• Locations of the 8 operational Ebola treatment centres (ETCs) are shown in figure 7. One health worker, from an ETC in Forecariah Centre, tested positive for EVD in the week to 12 July.
  • Locations of the 11 operational laboratories in Guinea are shown in figure 8. 

Table 6: Key performance indicators for Guinea

guinea_kpi_v2.png

For definitions of key performance indicators see Annex 2. Data are given for 7-day periods. *Includes repeat samples. Data missing for 0–3% of cases. #Outcome data missing for 0–1% of hospitalized confirmed cases. **Due to a policy change on 20 March affecting prefectures in Guinea in which there has been transmission within the past 21 days, unsafe burials now refer to any reported community death/burial that is not safe and carried out by a safe and dignified burial team.

Figure 4: Confirmed weekly Ebola virus disease cases reported nationally and by prefecture from Guinea

guinea_facet_plot.png

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SIERRA LEONE

  • Key performance indicators for the EVD response in Sierra Leone are shown in table 7.
  • A total of 14 confirmed cases were reported from 3 districts (Freetown, Kambia, and Port Loko) in the week to 12 July (table 3, figure 2, figure 3, figure 5, figure 6). This is the highest total since the second week in June.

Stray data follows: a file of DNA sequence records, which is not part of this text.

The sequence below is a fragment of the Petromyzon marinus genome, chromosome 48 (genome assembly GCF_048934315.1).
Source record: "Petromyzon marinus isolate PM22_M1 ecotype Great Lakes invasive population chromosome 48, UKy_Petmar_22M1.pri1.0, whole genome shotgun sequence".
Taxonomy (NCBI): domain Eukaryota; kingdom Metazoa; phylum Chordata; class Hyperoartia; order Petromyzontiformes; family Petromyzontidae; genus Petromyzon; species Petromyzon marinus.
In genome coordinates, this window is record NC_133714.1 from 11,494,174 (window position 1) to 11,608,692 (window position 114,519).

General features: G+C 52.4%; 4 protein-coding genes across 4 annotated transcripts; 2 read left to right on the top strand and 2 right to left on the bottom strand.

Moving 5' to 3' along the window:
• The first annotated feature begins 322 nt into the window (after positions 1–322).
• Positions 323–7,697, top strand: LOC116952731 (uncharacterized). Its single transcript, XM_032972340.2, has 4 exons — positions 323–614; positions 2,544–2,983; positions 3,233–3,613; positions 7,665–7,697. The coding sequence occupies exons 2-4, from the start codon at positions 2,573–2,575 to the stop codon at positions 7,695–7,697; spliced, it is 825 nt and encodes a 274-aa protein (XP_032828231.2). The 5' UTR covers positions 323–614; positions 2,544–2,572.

• For the first time in several months the majority of cases in Sierra Leone were reported from the capital, Freetown. Eight of the 10 cases reported from the capital were registered contacts residing in quarantined homes in the Magazine Wharf area of the city, which has been a focus of transmission for several weeks. The remaining 2 cases both have an epidemiological link to the Magazine Wharf chain of transmission, but were identified after post-mortem testing of community deaths, and represent a high risk of further transmission.
  • In Kambia, 2 cases were reported from Samu chiefdom on the northern border with Forecariah, Guinea. Both were known contacts of a previous case. The remaining case was reported from a quarantined home in Tonko Limba chiefdom, and was also a registered contact of a previous case.
  • The single case reported from Port Loko was reported from the chiefdom of Marampa, and the source of infection is still under investigation.
  • All but 1 of the 14 cases reported from Sierra Leone in the week to 12 July were either registered contacts of a previous case (11) or have an established epidemiological link to a case (2), although 4 cases were only identified as a result of post-mortem testing of community deaths.
  • On 12 July, a total of 940 contacts were being monitored in 3 districts: Kambia, Port Loko, and Western Area Urban (table 3).
  • Locations of the 10 operational Ebola treatment centres (ETCs) in Sierra Leone are shown in figure 7.
  • Laboratory indicators continue to reflect a heightened degree of vigilance, with 1813 new samples tested in the week to 12 July: a slight decrease compared with 2012 samples tested the previous week. Less than 1% of samples tested positive for EVD.
  • Locations of the 10 operational laboratories in Sierra Leone are shown in figure 8. 

Table 7: Key performance indicators for Sierra Leone

sierraleone_kpi_v2.png